Customer churn rate is a crucial e-commerce metric. When not effectively managed, it can lead to substantial financial losses, with retailers facing up to $136 billion per year, according to SupplyGem’s statistics.
This article explores the ultimate guide to managing customer churn in e-commerce, offering tips to prevent churn and providing overview statistics about this metric. But before delving into the analysis, let’s briefly examine the definition of churn.
What is Churn Rate?
This metric measures the percentage of customers who stop using a product or service over a specific period.
Two primary types of customer churn directly impact the financial performance of an e-commerce business:
- Voluntary churn occurs when customers proactively cease purchasing from the business, often due to dissatisfaction with the provided services.
- Involuntary churn happens when a payment failure results in the cancellation of a customer’s purchase.
Churn is a widely used metric in subscription-based e-commerce businesses. Those business models readily detect when an engaged customer cancels their subscription or churns.
However, online stores without subscription models can estimate customer churn by examining customer behavior metrics, such as:
- Negative feedback and customer complaints.
- Repeat purchases or lower purchase frequency.
- Reduced Customer Satisfaction (CSAT) or Net Promoter Score (NPS).
What is a good Churn Rate?
Determining what constitutes a “good” churn rate can vary widely depending on the industry, business model, and company peculiarities.
According to Recurly Research, a 5% monthly churn rate for subscription businesses is considered a reasonable churn rate for e-commerce companies. However, this is not always the case. Depending on the enterprise, churn rates of up to 10% may be successful.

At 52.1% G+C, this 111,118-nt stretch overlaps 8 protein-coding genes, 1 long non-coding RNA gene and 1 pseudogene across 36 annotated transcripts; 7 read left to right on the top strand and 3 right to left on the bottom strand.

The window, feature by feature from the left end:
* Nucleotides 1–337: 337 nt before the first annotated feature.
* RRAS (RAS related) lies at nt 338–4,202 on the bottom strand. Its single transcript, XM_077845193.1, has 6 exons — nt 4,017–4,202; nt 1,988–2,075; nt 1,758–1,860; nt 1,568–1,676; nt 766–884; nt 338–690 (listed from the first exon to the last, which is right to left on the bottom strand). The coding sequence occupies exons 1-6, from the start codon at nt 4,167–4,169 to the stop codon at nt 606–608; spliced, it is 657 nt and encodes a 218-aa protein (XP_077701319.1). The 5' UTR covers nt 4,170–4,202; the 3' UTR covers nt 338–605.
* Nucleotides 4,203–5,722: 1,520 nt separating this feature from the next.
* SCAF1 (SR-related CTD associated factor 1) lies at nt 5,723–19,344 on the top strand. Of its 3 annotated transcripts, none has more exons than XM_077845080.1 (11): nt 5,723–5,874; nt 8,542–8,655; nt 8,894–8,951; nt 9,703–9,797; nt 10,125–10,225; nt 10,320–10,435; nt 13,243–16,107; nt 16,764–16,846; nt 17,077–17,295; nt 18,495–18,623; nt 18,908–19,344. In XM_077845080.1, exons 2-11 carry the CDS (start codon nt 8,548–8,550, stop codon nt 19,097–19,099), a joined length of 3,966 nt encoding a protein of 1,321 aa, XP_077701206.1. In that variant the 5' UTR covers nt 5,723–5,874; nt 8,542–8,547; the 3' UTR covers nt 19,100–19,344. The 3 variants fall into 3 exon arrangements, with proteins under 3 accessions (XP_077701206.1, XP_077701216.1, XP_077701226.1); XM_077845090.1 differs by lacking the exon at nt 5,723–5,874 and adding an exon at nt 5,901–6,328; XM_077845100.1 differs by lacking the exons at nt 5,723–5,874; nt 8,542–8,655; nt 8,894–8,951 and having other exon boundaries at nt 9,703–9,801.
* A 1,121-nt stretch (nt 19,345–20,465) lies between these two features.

For single-purchase businesses like skincare or a typical fashion brand, about 75% churn rate would be considered average. This means that an average cosmetics or apparel e-commerce store can expect approximately 25% to 26% repeat customers who make a second purchase (based on Shopify statistics).
Not all customer churn rates need to change, and achieving a 0% churn rate is unrealistic. Some customers may churn due to factors beyond the company’s control, such as changes in their financial situation or relocation. The key objective is maintaining a minimal churn rate, ensuring it does not surpass your growth rate.
Why does Customer Churn happen?
Unsatisfactory customer service
When customers experience poor services, such as slow response times, unhelpful support, or difficulty in issue resolution, leads to dissatisfaction. They are likely to seek alternatives for a more attentive and satisfactory experience.
According to Oberlo, 81% of consumers say customer service experiences increase their repeat purchases. Businesses should prioritize enhancing their customer service strategies to decrease churn rate, build a loyal customer base, and improve their brand reputation.
Perceived value deficiency
Many are willing to pay more for quality products, provided they believe they receive aligned value for their money. Therefore, pricing your products appropriately and flexibly is necessary for significant value-based churn.
Superiority of competitors
Customers may switch to a competing brand when they discover alternative products or services offer better features, quality, or value. So, businesses must continuously innovate and enhance their offerings to stay ahead.